The Japanese city of Edo ceased to exist Sept. 3, 1868. Renamed Tokyo (“Eastern Capital”) by Japan’s new rulers, the city became the central experiment in a national drive towards modernization.
Kobayashi Kiyochika (1847–1915), a self-taught artist and minor retainer of the Tokugawa shogun deposed in 1868, returned to Tokyo from self-imposed exile in 1874 to discover his hometown transformed by railroads, steamships, gaslights and brick buildings—all beyond imagination just a few years earlier. He set out to record these new scenes, where old and new stood together in awkward alliance, in an ambitious series of 100 woodblock prints.
While a devastating fire engulfed the city in 1881, effectively ending the project, the 93 prints he had completed were unlike anything previously produced by a Japanese artist. Kiyochika used age-old techniques to produce the prints themselves, but chose unusually subdued colors and mimicked the look and feel of Western photographs, copperplate engraving and oil painting.
Widely regarded as Japan’s first artist with a distinctly modern tone, Kiyochika conveyed a sense of curiosity, detachment and melancholy about the vistas and events he depicted. His innovative use of color explored the possibilities of light—both man-made and natural, from dusk to dawn—and subjects drift through moody shades of gray and blue interspersed with fireworks, moonlight, gaslight and fireflies. Equally startling are his human figures. Often silhouetted, they are at once together and alone—observers, rather than actors, in an oddly quiet landscape.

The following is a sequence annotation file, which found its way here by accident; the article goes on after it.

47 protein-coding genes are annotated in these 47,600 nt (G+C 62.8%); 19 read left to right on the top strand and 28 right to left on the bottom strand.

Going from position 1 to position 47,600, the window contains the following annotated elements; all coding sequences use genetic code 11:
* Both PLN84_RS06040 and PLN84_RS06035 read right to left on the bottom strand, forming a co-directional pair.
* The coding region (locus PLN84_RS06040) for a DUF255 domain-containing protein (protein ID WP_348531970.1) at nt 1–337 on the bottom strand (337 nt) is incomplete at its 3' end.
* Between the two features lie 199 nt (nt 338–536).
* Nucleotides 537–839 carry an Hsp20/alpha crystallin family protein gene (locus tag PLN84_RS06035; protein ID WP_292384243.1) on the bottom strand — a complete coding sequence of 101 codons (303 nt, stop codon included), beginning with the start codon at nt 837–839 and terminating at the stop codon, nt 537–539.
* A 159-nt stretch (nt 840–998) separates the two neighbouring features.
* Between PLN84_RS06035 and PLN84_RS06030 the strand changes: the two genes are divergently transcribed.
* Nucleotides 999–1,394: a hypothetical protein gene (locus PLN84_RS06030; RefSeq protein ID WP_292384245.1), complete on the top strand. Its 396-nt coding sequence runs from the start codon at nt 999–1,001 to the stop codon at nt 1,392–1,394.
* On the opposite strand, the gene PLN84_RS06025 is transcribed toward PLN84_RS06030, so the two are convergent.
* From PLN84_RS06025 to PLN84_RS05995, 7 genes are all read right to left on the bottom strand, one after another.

“Kiyochika upends the celebratory role of the cityscape in Japanese art and instead creates a nagging sense of unease,” said James Ulak, exhibition curator and senior curator of Japanese art at the Freer Gallery of Art and Arthur M. Sackler Gallery. “His view is a stark one, of men and women on the verge of a world with all the old props kicked away. There are no heavens or hells; no intercessory gods or troublesome demons. Some viewers say they can feel the silence in his prints.”
“Kiyochika: Master of the Night” is on view at the Arthur M. Sackler Gallery March 29–July 12. Free public programs include a performance of Western music of Kiyochika’s era by Japanese violinist Mayuko Kamio (March 27; 7:30 p.m.) and “ImaginAsia: Illuminated Nights,” a drop-in workshop where families can create nightscapes of favorite evening activities (March 29 and 30, and April 5, 6, 12 and 13). A film series based on the theme of nocturnes, featuring movies that occur solely at night, will be announced later in the spring.
Posted: 25 March 2014